Pulmonology is a branch of medicine that focuses on the respiratory system. The respiratory system consists of the organs that assist you in breathing. Lung disease refers to a variety of illnesses or conditions that impair the function of the lungs. Lung disease can impair respiratory function, or the capacity to breathe, as well as pulmonary function, or how effectively the lungs perform. If you have a persistent cough or difficulty breathing, your normal healthcare provider may refer you to a pulmonologist. This specialist specializes in the diagnosis and treatment of lung-related health issues. Lung diseases are critical when the illness may need long-term treatment. Lung disorders, such as asthma, mesothelioma, and lung cancer, are linked to environmental causes.
Pulmonary fibrosis is a devastating lung condition that lasts a lifetime. It promotes lung scarring (tissues scar and thicken over time), making breathing difficult. Symptoms might appear suddenly or gradually over time. Medications may help reduce scarring and preserve lung function. Staying active and using oxygen therapy may help alleviate discomfort. Chronic obstructive pulmonary disease, or COPD, is a set of disorders that produce airflow obstruction and breathing difficulties. Emphysema and chronic bronchitis are examples. Millions of people have COPD but have not been identified or are not receiving treatment.
Pulmonary diseases that a pulmonologist may identify and treat
- COPD (chronic obstructive pulmonary disease)
- Cystic fibrosis (CF)
- ILD (Interstitial lung disease)
- Cancer of the lungs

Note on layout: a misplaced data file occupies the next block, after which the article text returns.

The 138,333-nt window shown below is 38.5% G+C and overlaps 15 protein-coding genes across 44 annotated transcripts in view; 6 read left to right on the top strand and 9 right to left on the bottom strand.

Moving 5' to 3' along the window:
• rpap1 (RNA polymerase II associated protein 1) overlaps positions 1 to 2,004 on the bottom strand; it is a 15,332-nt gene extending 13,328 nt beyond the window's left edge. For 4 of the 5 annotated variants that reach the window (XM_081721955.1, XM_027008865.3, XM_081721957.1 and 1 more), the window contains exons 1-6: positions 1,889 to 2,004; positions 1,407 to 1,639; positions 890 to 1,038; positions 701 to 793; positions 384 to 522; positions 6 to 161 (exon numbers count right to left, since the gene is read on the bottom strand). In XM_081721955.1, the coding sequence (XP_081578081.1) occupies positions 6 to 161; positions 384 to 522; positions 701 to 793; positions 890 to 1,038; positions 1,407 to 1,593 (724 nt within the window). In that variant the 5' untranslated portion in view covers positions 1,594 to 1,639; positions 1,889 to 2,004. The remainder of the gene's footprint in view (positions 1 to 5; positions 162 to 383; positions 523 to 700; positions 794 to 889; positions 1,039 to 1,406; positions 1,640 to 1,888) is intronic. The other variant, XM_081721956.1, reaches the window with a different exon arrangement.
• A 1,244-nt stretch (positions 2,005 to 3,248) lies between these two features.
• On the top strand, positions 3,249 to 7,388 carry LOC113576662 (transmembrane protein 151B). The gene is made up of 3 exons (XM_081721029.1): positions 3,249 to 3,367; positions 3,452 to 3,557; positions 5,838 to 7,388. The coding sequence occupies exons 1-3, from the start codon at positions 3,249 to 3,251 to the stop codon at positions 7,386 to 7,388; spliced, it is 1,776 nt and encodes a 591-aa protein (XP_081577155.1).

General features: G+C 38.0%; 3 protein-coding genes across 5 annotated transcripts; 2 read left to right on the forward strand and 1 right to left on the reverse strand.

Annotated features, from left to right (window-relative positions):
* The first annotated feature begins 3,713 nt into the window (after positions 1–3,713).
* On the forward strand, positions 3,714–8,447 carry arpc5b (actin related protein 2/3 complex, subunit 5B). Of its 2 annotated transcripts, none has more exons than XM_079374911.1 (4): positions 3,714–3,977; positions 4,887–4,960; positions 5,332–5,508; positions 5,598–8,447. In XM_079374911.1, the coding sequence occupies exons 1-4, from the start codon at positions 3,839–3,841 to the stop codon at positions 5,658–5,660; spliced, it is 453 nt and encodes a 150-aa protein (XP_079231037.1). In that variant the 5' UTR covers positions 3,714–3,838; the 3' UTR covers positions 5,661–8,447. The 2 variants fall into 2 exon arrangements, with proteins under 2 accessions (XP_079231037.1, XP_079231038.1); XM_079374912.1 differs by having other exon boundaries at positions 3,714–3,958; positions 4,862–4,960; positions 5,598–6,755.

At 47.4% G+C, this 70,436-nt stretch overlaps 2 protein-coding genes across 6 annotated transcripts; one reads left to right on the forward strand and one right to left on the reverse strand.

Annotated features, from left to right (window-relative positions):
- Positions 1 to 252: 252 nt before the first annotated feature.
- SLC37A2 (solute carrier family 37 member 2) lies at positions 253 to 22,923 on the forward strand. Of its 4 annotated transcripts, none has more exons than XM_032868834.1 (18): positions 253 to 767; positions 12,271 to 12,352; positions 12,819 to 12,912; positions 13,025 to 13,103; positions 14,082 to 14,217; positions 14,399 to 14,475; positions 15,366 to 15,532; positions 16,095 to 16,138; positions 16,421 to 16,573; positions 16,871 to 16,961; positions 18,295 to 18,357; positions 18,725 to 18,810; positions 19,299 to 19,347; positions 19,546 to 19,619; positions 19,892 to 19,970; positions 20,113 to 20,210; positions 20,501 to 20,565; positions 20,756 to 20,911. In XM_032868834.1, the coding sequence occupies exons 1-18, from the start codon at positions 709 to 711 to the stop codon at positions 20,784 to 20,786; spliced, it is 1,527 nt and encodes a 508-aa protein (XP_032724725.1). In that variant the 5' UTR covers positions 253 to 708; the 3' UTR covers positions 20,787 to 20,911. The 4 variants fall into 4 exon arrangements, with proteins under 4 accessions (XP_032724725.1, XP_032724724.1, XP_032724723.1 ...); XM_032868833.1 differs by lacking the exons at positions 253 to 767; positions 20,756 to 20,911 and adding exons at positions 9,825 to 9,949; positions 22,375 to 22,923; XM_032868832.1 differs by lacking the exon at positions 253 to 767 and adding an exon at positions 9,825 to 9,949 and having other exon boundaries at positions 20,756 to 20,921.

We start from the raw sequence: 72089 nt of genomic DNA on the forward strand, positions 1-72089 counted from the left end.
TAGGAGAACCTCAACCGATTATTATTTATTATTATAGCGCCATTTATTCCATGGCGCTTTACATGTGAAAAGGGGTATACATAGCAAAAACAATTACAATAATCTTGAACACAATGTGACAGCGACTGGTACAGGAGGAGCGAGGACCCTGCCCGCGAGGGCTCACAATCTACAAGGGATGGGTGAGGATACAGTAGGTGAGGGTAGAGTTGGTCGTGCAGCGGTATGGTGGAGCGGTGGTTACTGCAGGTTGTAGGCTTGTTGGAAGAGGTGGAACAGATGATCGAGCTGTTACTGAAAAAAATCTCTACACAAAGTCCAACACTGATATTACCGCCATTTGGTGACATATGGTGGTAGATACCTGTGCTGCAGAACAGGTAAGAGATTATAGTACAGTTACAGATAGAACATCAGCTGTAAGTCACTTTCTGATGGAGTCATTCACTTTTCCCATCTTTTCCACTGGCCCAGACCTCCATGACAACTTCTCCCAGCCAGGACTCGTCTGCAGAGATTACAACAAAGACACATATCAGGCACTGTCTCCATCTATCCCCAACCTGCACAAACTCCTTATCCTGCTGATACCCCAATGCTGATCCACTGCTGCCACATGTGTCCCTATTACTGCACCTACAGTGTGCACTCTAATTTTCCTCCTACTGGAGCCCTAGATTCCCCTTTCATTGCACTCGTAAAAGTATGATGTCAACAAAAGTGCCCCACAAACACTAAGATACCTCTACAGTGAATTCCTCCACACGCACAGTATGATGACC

- Pleural effusion
- Pulmonary embolism
- Pulmonary hypertension
- Rheumatoid arthritis of the lungs
- Obstructive sleep apnea
- Tension pneumothorax
- Tuberculosis (TB)
Reasons to visit a pulmonologist
- Having trouble breathing
- Having a chronic cough
- Coughing up blood or mucous on a frequent basis
- Having unaccounted for weight loss
- Having difficulty exercising due to breathing issues
Finding a superb pulmonologist does not eliminate the necessity for a primary care physician. It’s the exact opposite. While pulmonologists have all of the abilities required to do primary care activities, their practice is solely focused on pulmonology. Chronic obstructive pulmonary disease (COPD) causes irreversible lung damage. You can, however, learn to control your symptoms. You will be able to breathe more easily if you take the required actions to strengthen your lung capacity and combat lung inflammation. You will have the best chance of continuing to do the activities you enjoy if you get therapy as soon as possible. Your primary care physician is responsible for managing all aspects of your health, including working with specialists (often many specialists) to ensure that treatment programmes are coordinated and that one treatment strategy does not damage the other. This is especially true when it comes to comorbid illnesses like COPD and heart disease.
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